Thursday, December 15, 2011

‎3.4.1.2 A Jammer must be ahead of the foremost in-play Blocker, as demarked by the hips, in order to become Lead Jammer.

Today's rule seems pretty straight forward, and really it is. However, while utilizing this rule several others have to be considered as well. This rule seems to make it clear that once a Jammer has passed the foremost in-play Blockers hips, legally and in bounds, she will become Lead Jammer. After all, Blockers who are out of play ahead of the pack need not be passed (3.4.1.3). But what about out of bounds Blockers ahead of the foremost in-play Blocker? They aren't specifically covered in the rules. To figure out how those Blockers matter one need only revisit 3.4.1.

3.4.1 Lead Jammer is a strategic position established on the Jammers’ initial pass through the pack during each jam. The Lead Jammer is the first Jammer to pass the foremost in-play Blocker legally and in bounds, having already passed ALL OTHER BLOCKERS legally and in bounds.

The capitalized emphasis above is my own. That is the part of the rules that covers Blockers who are out of bounds ahead of the foremost in-play Blocker. Just because the Jammer has passed the foremost in-play Blocker (FIPB for short) doesn't mean that 3.4.1 is ignored. At the time that the Jammer passes the FIPB, her Jammer referee must know whether or not the Blocker who is out of bounds ahead of the FIPB has been passed legally and in bounds. As stated a couple of times in the past, a pass is a pass. So if a Blocker gets passed legally and in bounds by a Jammer, and then the Jammer passes them a second time but illegally, the first legal pass still counts and she is still eligible to be Lead. So, if a Blocker ahead of the FIPB has been passed already, the as soon as the Jammer passes the FIPB, she becomes Lead (assuming she's still eligible). If that Blocker had not been passed, then even though the Jammer has passed the FIPB, she is not declared Lead Jammer until she passes the out of bounds Blocker, thus satisfying 3.4.1's all Blockers requirement.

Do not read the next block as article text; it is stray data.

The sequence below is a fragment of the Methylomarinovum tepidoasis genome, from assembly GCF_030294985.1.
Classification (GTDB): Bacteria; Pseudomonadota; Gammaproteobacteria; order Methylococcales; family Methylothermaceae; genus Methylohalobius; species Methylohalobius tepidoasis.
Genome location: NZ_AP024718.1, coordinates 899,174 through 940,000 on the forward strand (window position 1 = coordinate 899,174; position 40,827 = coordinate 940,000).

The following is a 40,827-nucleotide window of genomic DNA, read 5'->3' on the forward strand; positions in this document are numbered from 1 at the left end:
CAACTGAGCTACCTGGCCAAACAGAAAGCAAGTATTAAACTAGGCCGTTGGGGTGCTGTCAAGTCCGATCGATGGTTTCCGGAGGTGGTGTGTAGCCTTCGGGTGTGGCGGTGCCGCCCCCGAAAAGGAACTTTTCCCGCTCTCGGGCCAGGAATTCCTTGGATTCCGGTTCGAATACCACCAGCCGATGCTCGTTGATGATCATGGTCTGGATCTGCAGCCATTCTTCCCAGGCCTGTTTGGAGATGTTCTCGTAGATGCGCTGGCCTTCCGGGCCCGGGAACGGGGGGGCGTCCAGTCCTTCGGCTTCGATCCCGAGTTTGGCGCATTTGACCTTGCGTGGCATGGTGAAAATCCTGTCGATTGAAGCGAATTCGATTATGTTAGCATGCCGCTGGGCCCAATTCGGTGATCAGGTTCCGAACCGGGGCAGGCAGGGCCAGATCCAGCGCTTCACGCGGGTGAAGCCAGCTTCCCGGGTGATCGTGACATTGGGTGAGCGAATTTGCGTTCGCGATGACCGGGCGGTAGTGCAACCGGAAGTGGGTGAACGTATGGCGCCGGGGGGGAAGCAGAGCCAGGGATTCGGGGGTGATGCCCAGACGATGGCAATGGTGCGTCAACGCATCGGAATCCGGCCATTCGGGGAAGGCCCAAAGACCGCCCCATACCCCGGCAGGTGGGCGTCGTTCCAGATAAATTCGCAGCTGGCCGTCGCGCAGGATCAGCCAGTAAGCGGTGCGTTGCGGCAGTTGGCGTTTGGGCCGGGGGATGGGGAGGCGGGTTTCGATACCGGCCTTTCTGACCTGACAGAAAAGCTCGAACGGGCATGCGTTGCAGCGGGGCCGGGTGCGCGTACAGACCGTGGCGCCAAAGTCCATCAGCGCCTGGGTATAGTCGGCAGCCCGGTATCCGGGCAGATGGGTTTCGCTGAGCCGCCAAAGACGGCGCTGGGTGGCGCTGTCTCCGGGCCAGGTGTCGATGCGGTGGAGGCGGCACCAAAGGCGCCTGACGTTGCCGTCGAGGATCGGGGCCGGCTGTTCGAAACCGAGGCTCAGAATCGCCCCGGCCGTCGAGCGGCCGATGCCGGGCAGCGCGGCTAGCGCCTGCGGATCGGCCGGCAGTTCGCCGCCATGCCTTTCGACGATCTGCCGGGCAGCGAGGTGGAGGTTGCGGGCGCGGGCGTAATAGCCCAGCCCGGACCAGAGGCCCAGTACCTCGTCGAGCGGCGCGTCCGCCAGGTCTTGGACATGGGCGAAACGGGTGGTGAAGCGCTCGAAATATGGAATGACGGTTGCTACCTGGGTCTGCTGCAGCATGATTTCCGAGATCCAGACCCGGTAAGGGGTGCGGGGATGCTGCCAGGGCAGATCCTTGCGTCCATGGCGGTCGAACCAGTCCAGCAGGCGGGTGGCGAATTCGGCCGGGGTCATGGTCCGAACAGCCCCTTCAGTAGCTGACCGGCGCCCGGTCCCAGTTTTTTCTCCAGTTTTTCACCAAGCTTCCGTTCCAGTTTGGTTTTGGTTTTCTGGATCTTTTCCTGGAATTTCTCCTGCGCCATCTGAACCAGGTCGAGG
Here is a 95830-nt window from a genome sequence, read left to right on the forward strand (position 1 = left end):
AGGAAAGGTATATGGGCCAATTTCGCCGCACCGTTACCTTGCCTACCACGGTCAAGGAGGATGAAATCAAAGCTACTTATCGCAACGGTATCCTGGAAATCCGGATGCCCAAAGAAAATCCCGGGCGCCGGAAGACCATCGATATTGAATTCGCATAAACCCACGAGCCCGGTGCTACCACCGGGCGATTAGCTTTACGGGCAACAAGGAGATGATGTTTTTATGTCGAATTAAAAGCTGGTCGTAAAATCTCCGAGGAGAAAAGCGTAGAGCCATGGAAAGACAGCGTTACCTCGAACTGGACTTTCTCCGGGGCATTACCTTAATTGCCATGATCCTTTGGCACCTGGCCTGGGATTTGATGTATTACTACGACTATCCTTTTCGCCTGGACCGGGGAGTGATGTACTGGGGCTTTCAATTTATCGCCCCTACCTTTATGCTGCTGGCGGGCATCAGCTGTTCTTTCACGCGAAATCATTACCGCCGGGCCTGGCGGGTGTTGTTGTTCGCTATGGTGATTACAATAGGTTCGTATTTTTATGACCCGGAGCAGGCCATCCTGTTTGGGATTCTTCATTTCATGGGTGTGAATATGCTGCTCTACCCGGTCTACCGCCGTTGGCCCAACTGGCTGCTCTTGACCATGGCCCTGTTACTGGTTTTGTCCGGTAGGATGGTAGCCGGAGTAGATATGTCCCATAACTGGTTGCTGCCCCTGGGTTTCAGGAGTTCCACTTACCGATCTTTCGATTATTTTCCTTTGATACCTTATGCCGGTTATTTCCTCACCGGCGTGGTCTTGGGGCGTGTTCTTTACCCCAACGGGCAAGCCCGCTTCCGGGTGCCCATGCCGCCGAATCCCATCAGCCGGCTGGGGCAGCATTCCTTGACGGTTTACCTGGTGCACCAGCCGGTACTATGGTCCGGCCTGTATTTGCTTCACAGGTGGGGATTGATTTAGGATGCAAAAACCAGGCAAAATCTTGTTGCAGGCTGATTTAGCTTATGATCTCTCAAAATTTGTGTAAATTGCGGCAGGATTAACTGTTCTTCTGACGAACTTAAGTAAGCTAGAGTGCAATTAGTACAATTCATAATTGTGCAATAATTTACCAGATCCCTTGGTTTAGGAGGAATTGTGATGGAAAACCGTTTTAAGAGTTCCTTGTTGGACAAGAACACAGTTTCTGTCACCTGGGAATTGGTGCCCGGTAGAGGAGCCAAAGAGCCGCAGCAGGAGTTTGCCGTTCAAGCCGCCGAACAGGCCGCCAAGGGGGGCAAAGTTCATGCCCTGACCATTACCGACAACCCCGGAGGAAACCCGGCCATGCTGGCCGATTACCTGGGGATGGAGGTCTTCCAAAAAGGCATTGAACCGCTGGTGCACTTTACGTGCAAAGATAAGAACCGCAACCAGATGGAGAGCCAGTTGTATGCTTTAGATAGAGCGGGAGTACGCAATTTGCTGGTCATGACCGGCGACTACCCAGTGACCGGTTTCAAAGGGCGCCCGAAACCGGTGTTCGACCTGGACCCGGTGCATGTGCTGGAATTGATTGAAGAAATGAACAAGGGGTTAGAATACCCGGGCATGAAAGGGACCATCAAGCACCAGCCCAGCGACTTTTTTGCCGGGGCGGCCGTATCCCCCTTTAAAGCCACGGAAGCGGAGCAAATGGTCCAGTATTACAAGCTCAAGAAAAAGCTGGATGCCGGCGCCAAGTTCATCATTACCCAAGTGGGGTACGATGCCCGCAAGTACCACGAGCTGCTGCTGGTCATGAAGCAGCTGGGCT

What makes a scenario like this interesting is that it is possible for the out of bounds Blocker to return in bounds and become the FIPB herself, which is why Jammers should not be declared Lead too early. As well, it is entirely possible for the other Jammer to also pass the FIPB and have already passed the out of bounds Blocker, making her the Lead Jammer, even though she was behind the first Jammer. Again, even though the first Jammer was the first to pass the FIPB, the second Jammer was the first to pass the FIPB, having passed all other Blockers, as 3.4.1 requires.

I apologize if this explanation has totally confused you. These are the types of scenarios that are best explained visually, such as with toy figurines on a paper track, or however you like to play derby in small scale. If you still have questions about these scenarios please do not hesitate to ask. I will do my best to unconfuse you.

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